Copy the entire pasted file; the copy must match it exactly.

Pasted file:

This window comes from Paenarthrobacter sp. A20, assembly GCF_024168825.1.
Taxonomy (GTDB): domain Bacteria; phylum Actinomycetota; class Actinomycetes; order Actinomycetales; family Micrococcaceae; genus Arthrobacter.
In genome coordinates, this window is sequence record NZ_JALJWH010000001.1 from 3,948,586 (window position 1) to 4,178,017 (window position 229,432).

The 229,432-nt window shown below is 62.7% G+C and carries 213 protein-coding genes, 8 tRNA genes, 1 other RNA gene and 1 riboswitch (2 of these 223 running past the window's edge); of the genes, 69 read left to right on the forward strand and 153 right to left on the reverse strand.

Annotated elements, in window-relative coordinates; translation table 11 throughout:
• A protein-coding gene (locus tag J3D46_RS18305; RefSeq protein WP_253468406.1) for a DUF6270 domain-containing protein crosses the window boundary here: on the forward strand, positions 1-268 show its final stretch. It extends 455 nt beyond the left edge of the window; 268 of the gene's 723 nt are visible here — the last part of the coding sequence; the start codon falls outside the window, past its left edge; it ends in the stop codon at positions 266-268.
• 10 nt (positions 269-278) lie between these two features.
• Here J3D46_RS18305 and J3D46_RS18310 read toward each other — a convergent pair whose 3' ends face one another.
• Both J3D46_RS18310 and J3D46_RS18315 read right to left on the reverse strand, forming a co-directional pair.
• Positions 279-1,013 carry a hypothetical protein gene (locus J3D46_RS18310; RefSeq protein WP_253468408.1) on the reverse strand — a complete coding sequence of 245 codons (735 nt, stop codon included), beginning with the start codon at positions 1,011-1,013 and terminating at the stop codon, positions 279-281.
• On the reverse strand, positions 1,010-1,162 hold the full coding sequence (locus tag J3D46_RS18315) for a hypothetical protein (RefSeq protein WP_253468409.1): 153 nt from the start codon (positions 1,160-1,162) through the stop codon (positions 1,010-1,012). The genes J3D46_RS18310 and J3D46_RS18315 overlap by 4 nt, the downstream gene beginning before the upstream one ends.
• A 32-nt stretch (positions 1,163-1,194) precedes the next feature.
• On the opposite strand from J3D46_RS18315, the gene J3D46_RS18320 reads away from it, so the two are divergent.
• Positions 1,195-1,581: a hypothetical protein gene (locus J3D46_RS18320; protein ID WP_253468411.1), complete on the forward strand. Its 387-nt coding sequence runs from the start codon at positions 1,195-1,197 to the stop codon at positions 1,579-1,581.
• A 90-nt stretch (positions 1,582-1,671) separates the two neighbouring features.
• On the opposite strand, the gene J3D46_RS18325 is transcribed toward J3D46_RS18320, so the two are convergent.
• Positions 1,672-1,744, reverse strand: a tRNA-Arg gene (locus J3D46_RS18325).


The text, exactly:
This window comes from Paenarthrobacter sp. A20, assembly GCF_024168825.1.
Taxonomy (GTDB): domain Bacteria; phylum Actinomycetota; class Actinomycetes; order Actinomycetales; family Micrococcaceae; genus Arthrobacter.
In genome coordinates, this window is sequence record NZ_JALJWH010000001.1 from 3,948,586 (window position 1) to 4,178,017 (window position 229,432).

The 229,432-nt window shown below is 62.7% G+C and carries 213 protein-coding genes, 8 tRNA genes, 1 other RNA gene and 1 riboswitch (2 of these 223 running past the window's edge); of the genes, 69 read left to right on the forward strand and 153 right to left on the reverse strand.

Annotated elements, in window-relative coordinates; translation table 11 throughout:
• A protein-coding gene (locus tag J3D46_RS18305; RefSeq protein WP_253468406.1) for a DUF6270 domain-containing protein crosses the window boundary here: on the forward strand, positions 1-268 show its final stretch. It extends 455 nt beyond the left edge of the window; 268 of the gene's 723 nt are visible here — the last part of the coding sequence; the start codon falls outside the window, past its left edge; it ends in the stop codon at positions 266-268.
• 10 nt (positions 269-278) lie between these two features.
• Here J3D46_RS18305 and J3D46_RS18310 read toward each other — a convergent pair whose 3' ends face one another.
• Both J3D46_RS18310 and J3D46_RS18315 read right to left on the reverse strand, forming a co-directional pair.
• Positions 279-1,013 carry a hypothetical protein gene (locus J3D46_RS18310; RefSeq protein WP_253468408.1) on the reverse strand — a complete coding sequence of 245 codons (735 nt, stop codon included), beginning with the start codon at positions 1,011-1,013 and terminating at the stop codon, positions 279-281.
• On the reverse strand, positions 1,010-1,162 hold the full coding sequence (locus tag J3D46_RS18315) for a hypothetical protein (RefSeq protein WP_253468409.1): 153 nt from the start codon (positions 1,160-1,162) through the stop codon (positions 1,010-1,012). The genes J3D46_RS18310 and J3D46_RS18315 overlap by 4 nt, the downstream gene beginning before the upstream one ends.
• A 32-nt stretch (positions 1,163-1,194) precedes the next feature.
• On the opposite strand from J3D46_RS18315, the gene J3D46_RS18320 reads away from it, so the two are divergent.
• Positions 1,195-1,581: a hypothetical protein gene (locus J3D46_RS18320; protein ID WP_253468411.1), complete on the forward strand. Its 387-nt coding sequence runs from the start codon at positions 1,195-1,197 to the stop codon at positions 1,579-1,581.
• A 90-nt stretch (positions 1,582-1,671) separates the two neighbouring features.
• On the opposite strand, the gene J3D46_RS18325 is transcribed toward J3D46_RS18320, so the two are convergent.
• Positions 1,672-1,744, reverse strand: a tRNA-Arg gene (locus J3D46_RS18325).